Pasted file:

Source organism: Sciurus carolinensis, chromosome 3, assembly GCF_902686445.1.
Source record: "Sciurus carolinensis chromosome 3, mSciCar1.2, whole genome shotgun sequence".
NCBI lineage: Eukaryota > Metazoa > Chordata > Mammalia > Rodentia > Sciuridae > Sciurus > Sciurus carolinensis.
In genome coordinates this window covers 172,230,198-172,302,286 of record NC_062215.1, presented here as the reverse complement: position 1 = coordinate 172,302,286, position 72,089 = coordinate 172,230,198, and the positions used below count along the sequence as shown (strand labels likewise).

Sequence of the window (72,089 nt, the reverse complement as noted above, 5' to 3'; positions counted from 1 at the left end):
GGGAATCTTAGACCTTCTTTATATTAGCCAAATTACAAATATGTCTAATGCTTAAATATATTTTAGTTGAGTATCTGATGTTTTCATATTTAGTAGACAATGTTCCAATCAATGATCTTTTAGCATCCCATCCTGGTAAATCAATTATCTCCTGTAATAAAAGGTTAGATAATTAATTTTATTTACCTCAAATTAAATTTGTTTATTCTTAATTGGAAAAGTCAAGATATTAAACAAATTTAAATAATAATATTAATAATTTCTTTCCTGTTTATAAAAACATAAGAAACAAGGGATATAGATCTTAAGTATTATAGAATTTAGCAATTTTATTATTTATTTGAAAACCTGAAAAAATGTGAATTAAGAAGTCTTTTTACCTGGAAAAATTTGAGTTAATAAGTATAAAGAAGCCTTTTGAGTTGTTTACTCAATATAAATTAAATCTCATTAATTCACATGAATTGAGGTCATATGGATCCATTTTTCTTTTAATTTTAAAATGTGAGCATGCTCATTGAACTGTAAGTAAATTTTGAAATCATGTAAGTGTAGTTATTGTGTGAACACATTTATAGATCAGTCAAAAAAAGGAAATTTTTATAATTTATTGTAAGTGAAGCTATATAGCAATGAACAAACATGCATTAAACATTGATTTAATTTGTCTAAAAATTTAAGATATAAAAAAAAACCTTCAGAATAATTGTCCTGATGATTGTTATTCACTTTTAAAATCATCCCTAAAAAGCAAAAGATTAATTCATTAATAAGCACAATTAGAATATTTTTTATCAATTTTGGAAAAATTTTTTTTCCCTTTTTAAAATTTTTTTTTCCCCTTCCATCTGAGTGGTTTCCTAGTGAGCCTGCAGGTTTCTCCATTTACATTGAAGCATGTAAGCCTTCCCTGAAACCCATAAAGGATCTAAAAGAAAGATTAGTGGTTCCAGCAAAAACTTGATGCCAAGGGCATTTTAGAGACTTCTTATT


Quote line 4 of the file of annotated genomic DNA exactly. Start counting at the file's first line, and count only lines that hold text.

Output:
In genome coordinates this window covers 172,230,198-172,302,286 of record NC_062215.1, presented here as the reverse complement: position 1 = coordinate 172,302,286, position 72,089 = coordinate 172,230,198, and the positions used below count along the sequence as shown (strand labels likewise).